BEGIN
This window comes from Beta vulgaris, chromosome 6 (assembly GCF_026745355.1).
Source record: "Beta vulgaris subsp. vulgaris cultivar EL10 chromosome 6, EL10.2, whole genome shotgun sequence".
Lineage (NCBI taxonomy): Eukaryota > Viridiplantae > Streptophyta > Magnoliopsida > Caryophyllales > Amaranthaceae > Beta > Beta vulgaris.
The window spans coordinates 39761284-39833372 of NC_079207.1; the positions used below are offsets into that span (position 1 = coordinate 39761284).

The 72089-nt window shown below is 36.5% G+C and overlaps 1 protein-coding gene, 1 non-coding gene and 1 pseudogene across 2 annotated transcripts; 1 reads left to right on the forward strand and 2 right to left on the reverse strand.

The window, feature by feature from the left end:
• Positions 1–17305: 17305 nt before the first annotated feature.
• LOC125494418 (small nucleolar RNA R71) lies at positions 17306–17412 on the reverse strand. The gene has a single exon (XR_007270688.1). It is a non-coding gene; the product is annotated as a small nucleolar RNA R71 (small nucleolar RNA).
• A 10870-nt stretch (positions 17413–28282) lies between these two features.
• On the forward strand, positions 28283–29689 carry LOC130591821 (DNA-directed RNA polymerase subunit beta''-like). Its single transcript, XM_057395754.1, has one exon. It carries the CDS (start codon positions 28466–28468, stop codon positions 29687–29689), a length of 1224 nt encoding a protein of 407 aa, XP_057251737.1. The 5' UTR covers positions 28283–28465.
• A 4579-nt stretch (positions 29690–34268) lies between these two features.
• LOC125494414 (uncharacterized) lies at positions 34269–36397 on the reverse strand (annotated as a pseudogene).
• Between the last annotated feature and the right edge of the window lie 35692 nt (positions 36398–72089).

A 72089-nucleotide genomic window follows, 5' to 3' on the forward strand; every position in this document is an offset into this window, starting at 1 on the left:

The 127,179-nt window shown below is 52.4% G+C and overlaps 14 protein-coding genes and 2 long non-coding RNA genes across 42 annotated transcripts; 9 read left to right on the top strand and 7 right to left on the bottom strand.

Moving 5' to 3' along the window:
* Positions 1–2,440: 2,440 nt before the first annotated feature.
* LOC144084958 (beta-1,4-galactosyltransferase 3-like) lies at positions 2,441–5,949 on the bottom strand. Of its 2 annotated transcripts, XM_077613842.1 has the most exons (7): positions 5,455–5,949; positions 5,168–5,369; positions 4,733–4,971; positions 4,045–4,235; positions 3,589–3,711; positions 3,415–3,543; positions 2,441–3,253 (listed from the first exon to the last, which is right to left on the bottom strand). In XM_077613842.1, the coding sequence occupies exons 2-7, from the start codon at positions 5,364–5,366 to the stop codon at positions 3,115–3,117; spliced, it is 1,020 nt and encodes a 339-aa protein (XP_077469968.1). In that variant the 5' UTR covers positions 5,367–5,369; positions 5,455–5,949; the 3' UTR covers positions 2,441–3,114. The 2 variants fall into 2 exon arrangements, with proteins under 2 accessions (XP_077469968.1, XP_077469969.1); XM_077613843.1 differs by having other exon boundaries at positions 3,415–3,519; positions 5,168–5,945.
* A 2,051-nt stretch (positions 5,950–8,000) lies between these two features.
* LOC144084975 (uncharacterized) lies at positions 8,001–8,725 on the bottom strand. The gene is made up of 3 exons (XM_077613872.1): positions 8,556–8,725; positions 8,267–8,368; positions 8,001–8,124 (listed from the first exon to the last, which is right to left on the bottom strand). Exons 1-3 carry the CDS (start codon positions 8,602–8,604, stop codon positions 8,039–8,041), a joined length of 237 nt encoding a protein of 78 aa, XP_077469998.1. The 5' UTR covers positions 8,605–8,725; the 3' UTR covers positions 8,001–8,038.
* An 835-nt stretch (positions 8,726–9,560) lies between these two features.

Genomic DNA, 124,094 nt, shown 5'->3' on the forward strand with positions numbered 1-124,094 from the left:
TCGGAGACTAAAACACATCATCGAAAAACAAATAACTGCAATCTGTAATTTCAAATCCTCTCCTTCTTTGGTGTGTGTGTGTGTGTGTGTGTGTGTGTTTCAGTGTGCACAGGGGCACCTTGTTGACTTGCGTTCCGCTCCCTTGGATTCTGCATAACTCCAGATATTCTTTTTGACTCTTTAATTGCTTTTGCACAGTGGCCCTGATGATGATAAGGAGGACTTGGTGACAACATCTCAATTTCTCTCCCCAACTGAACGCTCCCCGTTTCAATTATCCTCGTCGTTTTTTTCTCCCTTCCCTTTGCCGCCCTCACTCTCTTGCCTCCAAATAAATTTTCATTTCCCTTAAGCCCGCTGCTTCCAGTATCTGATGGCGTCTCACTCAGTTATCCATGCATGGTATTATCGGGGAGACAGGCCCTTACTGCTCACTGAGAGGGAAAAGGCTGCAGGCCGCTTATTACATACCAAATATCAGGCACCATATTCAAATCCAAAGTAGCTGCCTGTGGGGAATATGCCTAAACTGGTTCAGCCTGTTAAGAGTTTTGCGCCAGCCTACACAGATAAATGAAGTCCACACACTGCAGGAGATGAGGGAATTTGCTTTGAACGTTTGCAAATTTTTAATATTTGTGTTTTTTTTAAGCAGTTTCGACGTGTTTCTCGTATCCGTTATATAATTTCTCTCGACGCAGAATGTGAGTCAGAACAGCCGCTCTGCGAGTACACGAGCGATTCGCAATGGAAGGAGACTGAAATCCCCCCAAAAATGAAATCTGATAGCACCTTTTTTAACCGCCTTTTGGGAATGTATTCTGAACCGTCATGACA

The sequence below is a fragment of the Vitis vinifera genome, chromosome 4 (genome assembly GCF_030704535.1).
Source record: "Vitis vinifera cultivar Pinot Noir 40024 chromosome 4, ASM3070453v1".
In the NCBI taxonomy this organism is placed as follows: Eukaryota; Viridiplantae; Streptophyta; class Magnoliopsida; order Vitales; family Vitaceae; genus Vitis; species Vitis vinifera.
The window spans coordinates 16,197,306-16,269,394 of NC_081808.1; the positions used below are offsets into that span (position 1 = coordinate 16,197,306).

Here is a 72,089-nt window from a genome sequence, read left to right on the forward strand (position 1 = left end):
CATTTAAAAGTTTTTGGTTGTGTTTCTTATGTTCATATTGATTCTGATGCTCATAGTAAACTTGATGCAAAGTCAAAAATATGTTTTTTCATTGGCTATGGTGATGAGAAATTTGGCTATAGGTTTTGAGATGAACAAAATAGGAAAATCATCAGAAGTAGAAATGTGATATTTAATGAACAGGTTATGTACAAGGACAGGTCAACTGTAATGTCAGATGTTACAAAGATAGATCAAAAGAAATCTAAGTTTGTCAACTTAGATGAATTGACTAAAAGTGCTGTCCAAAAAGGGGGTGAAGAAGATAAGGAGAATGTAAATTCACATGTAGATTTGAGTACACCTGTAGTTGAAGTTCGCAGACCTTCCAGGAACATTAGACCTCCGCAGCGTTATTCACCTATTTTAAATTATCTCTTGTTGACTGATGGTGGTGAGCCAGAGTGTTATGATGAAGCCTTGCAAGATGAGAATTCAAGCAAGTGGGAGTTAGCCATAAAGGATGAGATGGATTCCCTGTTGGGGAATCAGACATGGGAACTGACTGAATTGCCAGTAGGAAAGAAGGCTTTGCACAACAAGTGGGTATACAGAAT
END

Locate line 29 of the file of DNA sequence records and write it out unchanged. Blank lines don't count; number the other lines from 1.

CATTTAAAAGTTTTTGGTTGTGTTTCTTATGTTCATATTGATTCTGATGCTCATAGTAAACTTGATGCAAAGTCAAAAATATGTTTTTTCATTGGCTATGGTGATGAGAAATTTGGCTATAGGTTTTGAGATGAACAAAATAGGAAAATCATCAGAAGTAGAAATGTGATATTTAATGAACAGGTTATGTACAAGGACAGGTCAACTGTAATGTCAGATGTTACAAAGATAGATCAAAAGAAATCTAAGTTTGTCAACTTAGATGAATTGACTAAAAGTGCTGTCCAAAAAGGGGGTGAAGAAGATAAGGAGAATGTAAATTCACATGTAGATTTGAGTACACCTGTAGTTGAAGTTCGCAGACCTTCCAGGAACATTAGACCTCCGCAGCGTTATTCACCTATTTTAAATTATCTCTTGTTGACTGATGGTGGTGAGCCAGAGTGTTATGATGAAGCCTTGCAAGATGAGAATTCAAGCAAGTGGGAGTTAGCCATAAAGGATGAGATGGATTCCCTGTTGGGGAATCAGACATGGGAACTGACTGAATTGCCAGTAGGAAAGAAGGCTTTGCACAACAAGTGGGTATACAGAAT